List<String> stringList which can be printed in many ways using Java 8 constructs:
stringList.forEach(System.out::println); // 1) Iterable.forEach
stringList.stream().forEach(System.out::println); // 2) Stream.forEach (order maintained generally but doc does not guarantee)
stringList.stream().forEachOrdered(System.out::println); // 3) Stream.forEachOrdered (order maintained always)
stringList.parallelStream().forEach(System.out::println); // 4) Parallel version of Stream.forEach (order not maintained)
stringList.parallelStream().forEachOrdered(System.out::println); // 5) Parallel version ofStream.forEachOrdered (order maintained always)
How are these approaches different from each other?
First Approach (
The iterator of the collection is generally used and that is designed to be fail-fast which means it will throw
ConcurrentModificationException if the underlying collection is structurally modified during the iteration. As mentioned in the doc for
A structural modification is any operation that adds or deletes one or
more elements, or explicitly resizes the backing array; merely setting
the value of an element is not a structural modification.
So it means for
ArrayList.forEach setting the value is allowed without any issue. And in case of concurrent collection e.g.
ConcurrentLinkedQueue the iterator would be weakly-consistent which means the actions passed in
forEach are allowed to make even structural changes without
ConcurrentModificationExceptionexception being thrown. But here the modifications might or might not be visible in that iteration.
Second Approach (
The order is undefined. Though it may not occur for sequential streams but the specification does not guarantee it. Also the action is required to be non-interfering in nature. As mentioned in doc:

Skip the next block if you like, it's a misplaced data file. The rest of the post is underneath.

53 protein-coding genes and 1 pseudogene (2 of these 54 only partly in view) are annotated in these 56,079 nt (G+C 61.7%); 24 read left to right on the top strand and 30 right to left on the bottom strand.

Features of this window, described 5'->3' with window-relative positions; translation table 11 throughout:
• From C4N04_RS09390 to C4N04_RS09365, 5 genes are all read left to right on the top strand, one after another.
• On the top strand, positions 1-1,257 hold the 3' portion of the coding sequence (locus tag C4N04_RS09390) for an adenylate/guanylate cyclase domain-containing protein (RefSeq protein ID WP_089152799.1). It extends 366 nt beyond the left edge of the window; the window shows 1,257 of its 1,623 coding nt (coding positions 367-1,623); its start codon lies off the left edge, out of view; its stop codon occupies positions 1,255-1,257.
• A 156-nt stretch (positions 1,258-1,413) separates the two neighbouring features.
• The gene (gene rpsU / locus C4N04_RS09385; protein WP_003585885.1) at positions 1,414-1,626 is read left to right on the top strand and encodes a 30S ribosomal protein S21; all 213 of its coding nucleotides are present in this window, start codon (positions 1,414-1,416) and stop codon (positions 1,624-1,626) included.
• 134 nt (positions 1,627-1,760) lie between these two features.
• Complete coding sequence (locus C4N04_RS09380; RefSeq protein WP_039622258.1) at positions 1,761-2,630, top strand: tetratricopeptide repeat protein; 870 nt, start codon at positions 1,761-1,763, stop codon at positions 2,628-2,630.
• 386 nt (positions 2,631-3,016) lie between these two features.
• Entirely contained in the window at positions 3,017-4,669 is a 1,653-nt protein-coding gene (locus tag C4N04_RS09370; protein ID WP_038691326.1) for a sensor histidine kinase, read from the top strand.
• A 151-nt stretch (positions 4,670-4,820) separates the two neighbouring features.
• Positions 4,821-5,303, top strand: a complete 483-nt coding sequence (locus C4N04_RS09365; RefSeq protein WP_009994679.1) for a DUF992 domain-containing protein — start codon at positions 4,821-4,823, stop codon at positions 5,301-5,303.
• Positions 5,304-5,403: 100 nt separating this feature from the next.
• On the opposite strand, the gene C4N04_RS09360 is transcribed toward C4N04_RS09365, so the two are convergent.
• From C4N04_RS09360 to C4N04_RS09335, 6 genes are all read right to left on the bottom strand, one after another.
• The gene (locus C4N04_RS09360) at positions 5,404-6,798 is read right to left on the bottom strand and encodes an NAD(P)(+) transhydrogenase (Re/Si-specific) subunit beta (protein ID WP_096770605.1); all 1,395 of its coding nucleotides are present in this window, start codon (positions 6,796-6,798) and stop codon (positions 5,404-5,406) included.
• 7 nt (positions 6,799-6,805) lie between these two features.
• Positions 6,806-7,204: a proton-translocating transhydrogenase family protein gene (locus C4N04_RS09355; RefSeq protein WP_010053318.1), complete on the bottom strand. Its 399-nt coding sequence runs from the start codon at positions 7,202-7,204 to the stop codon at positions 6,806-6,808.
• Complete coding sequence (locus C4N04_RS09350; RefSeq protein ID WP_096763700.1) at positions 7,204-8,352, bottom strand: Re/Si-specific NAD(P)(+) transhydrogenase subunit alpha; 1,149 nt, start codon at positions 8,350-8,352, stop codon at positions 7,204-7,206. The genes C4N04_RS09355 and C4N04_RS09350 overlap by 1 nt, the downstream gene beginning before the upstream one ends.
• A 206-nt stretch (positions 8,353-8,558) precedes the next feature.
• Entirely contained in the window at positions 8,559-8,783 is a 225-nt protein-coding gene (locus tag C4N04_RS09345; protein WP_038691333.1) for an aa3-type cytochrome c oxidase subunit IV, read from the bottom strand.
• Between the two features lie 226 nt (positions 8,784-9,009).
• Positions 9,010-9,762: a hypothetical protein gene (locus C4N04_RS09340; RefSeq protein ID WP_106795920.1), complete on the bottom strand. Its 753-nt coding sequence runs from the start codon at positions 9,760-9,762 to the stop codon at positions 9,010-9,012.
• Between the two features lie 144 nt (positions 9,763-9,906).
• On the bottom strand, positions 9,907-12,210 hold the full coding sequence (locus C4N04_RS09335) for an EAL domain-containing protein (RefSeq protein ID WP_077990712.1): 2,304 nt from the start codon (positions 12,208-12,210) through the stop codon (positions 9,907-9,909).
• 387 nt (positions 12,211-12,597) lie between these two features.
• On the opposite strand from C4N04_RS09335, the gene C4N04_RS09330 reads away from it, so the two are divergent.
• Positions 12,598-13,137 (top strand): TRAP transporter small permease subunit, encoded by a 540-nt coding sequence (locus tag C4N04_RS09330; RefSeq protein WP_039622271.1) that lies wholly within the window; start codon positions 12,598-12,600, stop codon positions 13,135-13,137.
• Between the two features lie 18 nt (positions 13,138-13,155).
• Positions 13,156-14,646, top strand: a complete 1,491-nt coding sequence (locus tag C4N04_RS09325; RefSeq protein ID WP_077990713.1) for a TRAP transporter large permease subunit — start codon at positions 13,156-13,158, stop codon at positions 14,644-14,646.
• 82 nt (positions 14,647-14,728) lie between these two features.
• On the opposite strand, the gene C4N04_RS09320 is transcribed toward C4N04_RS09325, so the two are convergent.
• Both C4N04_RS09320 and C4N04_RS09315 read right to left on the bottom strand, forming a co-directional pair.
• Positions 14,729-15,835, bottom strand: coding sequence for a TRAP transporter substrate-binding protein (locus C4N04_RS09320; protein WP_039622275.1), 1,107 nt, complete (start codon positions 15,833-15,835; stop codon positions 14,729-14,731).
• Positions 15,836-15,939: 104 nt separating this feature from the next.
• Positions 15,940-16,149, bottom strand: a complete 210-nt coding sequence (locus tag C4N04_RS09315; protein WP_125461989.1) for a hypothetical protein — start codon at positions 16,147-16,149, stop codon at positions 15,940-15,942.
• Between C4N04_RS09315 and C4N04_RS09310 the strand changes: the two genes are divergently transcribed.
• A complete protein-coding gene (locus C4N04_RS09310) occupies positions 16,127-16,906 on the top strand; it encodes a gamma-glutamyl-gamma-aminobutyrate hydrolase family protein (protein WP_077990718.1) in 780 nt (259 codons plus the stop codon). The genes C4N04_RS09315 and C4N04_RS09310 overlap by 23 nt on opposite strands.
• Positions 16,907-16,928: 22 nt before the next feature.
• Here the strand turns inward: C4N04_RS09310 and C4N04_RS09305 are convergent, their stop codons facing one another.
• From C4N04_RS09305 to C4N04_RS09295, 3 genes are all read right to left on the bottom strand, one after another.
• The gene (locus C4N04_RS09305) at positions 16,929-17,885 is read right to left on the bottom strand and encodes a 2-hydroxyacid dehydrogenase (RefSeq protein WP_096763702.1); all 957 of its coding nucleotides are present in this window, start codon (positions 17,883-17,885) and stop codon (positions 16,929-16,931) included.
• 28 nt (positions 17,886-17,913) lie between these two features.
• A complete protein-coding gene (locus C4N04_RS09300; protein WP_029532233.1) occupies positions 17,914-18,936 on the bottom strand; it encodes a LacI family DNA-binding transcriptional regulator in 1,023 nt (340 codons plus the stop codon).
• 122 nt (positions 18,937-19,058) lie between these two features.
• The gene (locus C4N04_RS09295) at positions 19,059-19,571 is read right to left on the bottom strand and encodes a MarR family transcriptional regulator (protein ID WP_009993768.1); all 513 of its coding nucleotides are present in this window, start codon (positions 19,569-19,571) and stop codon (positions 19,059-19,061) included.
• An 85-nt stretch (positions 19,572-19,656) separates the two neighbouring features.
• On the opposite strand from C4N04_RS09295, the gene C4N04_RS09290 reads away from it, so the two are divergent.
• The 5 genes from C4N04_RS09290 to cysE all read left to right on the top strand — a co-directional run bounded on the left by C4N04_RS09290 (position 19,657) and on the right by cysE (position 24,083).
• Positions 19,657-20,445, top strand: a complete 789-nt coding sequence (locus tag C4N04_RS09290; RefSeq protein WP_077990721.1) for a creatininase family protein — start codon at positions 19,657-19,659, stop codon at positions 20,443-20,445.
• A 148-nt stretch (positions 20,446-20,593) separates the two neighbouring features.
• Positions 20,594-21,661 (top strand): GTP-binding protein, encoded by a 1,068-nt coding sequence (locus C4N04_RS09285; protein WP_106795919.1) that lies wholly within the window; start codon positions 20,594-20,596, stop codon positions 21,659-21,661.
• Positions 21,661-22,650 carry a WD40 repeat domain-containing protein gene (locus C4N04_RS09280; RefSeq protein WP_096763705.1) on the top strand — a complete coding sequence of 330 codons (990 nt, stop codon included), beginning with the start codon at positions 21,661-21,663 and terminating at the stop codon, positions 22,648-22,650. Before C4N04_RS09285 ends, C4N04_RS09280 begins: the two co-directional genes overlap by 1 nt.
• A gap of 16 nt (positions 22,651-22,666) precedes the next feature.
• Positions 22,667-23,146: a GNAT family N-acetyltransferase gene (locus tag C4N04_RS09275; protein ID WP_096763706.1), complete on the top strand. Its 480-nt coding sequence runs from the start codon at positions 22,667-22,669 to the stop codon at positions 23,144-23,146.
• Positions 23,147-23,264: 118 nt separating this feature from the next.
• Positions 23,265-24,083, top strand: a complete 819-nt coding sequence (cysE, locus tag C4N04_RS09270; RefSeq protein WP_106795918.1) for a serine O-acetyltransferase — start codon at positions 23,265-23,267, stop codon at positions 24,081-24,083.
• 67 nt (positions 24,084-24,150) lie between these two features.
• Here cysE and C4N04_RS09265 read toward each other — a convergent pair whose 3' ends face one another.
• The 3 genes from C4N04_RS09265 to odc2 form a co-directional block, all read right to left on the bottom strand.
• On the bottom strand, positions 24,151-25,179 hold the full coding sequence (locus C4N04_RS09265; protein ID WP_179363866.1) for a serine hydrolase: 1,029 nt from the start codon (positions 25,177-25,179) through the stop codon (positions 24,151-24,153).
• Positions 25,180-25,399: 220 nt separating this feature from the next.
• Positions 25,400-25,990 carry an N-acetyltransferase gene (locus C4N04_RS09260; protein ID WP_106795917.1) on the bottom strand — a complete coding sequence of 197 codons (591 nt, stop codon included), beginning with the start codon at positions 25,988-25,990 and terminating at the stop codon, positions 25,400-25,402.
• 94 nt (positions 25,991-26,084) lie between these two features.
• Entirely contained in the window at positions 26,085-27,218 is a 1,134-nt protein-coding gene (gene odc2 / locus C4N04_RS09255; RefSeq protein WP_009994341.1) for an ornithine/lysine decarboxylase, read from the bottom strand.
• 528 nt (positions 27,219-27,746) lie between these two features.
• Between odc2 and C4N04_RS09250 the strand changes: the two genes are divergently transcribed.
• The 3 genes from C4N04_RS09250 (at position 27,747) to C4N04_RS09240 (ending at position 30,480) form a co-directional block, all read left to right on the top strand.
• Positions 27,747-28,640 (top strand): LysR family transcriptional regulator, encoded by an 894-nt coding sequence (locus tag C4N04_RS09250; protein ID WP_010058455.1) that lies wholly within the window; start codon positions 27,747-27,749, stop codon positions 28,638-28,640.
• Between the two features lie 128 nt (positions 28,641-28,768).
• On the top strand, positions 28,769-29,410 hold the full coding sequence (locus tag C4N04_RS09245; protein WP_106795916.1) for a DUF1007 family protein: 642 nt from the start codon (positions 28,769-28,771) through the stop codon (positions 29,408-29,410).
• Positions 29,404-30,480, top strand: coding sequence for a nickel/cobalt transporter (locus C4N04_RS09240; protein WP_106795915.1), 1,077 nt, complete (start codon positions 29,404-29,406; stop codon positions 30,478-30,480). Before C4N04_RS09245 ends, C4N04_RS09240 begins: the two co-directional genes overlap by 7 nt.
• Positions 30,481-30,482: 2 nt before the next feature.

The behavior of this operation is explicitly nondeterministic. For
parallel stream pipelines, this operation does not guarantee to
respect the encounter order of the stream, as doing so would sacrifice
the benefit of parallelism.
Third Approach (
The action would be performed in the encounter order of the stream. So whenever order matters use
forEachOrdered without a second thought. As mentioned in the doc:
Performs an action for each element of this stream, in the encounter
order of the stream if the stream has a defined encounter order.
While iterating over a synchronized collection the first approach would take the collection's lock once and would hold it across all the calls to action method, but in case of streams they use collection's spliterator, which does not lock and relies on the already established rules of non-interference. In case collection backing the stream is modified during iteration a
ConcurrentModificationException would be thrown or inconsistent result may occur.
Fourth Approach (Parallel
As already mentioned no guarantee to respect the encounter order as expected in case of parallel streams. It is possible that action is performed in different thread for different elements which can never be the case with
Fifth Approach (Parallel
forEachOrdered will process the elements in the order specified by the source irrespective of the fact whether stream is sequential or parallel. So it makes no sense to use this with parallel streams.